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Bethnal Green Tube Station, London

1943: Disaster at Bethnal Green Tube Station[1]

The Bethnal Green disaster occurred on 3rd March 1943, during World War II. A human stampede erupted at an air-raid shelter at the tube station. In total, 172 people (including 62 children) died at the scene, and one died later. Over 90 were injured. The disaster was caused when a woman fell at the bottom of the shelter’s stairs, leading to a panic in which people were trampled. The disaster was one of World War II’s worst civilian incidents and remains one of the worst civilian tragedies in British history. Despite numerous investigations, the exact cause of the disaster has never been definitively determined, and there are many theories about what may have caused it, including the possibility of murder or sabotage.

Before this story unfolds, allow me to introduce a personal perspective. Bethnal Green tube station and Jenner Road in Whitechapel are located in the London Borough of Tower Hamlets, in the East End of London. The tube station is located approximately one mile (1.6 kilometres) east of Jenner Road. The journey by foot from Bethnal Green tube station to Jenner Road would take about 20-30 minutes, depending on your walking speed. You can also reach Jenner Road from Bethnal Green tube station by taking a bus or by hailing a taxi. Bethnal Green tube station is located approximately 0.5 miles (0.8 kilometres) northwest of Brick Lane. The journey by foot from Bethnal Green tube station to Brick Lane would take about 10-15 minutes, depending on your walking speed. You can also reach Brick Lane from Bethnal Green tube station by taking a bus or by hailing a taxi. I mention these locations as Jenner Road was where my parents lived before I was born. After we all moved to Sussex in 1939, my father continued to work in Brick Lane. I have some memories of visiting his workshop after the war but, until recently, was blissfully unaware of the events on 3rd March 1943. I should also mention that, according to a report from the London County Council (LCC), the majority of the injured were taken to the London Hospital in Whitechapel (where I was born), which is located about two miles away from the station, whilst other hospitals that received patients from the disaster included the Royal London Hospital, the Mile End Hospital, and the Poplar Hospital. Some of the less seriously injured were also treated at first aid stations in the area.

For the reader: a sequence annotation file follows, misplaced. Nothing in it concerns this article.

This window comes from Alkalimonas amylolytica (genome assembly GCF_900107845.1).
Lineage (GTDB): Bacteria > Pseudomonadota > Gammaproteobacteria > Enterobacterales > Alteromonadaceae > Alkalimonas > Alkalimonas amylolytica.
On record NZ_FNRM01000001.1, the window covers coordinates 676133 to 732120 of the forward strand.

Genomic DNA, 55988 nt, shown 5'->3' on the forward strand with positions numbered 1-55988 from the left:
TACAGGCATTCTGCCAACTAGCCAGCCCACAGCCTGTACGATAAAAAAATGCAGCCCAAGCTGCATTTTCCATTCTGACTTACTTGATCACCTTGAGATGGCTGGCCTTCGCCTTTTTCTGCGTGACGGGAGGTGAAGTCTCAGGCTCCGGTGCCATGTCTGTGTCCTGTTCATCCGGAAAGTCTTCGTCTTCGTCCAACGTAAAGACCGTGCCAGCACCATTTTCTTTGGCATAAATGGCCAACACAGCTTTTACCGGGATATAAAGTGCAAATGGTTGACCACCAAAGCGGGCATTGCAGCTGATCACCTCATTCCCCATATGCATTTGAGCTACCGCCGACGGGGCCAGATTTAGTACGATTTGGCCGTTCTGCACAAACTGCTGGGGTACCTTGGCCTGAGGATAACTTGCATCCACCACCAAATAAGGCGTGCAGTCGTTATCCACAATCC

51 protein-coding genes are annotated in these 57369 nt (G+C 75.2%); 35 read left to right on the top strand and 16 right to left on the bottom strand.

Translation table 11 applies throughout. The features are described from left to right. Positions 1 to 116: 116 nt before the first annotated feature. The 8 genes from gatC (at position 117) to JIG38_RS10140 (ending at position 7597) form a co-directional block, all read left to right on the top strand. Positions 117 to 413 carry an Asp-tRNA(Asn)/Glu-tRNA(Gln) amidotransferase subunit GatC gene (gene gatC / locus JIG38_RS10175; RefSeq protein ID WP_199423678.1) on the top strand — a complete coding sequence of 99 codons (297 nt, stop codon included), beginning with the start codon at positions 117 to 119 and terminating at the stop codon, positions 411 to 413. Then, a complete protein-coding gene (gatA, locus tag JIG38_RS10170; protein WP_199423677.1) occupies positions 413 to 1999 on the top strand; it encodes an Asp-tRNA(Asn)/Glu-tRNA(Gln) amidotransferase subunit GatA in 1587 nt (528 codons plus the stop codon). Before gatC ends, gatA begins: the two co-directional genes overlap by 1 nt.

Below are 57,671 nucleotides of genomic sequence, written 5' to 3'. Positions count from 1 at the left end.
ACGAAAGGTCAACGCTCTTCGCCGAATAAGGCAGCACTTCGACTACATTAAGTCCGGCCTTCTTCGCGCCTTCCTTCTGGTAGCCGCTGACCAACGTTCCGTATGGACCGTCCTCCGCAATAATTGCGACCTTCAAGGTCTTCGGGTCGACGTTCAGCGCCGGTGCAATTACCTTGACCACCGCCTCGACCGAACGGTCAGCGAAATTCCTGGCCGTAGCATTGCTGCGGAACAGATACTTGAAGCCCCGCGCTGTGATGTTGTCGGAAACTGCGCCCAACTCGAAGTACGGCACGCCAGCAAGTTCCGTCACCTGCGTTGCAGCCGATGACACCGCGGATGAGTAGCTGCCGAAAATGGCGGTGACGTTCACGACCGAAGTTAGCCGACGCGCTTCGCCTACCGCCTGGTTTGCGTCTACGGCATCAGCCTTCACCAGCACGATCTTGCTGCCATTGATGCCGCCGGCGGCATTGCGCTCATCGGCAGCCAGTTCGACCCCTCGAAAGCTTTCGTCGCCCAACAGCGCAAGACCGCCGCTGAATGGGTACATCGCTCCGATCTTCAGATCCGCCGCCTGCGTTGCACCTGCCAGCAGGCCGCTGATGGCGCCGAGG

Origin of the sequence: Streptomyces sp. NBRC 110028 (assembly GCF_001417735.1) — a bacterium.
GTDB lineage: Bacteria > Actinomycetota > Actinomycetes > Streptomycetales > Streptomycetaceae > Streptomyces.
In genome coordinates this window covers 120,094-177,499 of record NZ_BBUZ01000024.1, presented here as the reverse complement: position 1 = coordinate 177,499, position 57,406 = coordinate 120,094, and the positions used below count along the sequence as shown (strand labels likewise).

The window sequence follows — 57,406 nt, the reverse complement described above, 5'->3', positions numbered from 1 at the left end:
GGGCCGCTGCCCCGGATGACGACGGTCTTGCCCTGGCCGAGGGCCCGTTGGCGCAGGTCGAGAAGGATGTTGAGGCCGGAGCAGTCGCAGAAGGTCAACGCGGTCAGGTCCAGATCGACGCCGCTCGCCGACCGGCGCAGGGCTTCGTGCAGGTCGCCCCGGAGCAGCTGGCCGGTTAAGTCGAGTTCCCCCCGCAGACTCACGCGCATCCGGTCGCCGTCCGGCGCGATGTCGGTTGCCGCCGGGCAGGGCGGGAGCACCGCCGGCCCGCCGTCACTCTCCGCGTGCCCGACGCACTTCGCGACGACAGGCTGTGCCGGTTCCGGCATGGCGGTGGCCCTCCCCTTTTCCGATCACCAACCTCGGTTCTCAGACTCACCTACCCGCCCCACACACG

Bethnal Green Tube Station, London
Bethnal Green Tub Station Sign. Citation, see End Note[2]

The Bethnal Green Tube Station and its use as an Air-Raid Shelter
Construction of the eastern extension of the Central line on the tube network began in the 1930s, and the tunnels were almost complete at the outbreak of World War II in September 1939. The facilities at Bethnal Green were requisitioned in 1940 at the onset of the first Blitz, and administration was assigned to the local authority, the Metropolitan Borough of Bethnal Green, under the supervision of the “Regional Commissioners“, the generic name for the London Civil Defence Service. Heavy German air raids began in October 1940, and thousands of Londoners took shelter there, often remaining overnight.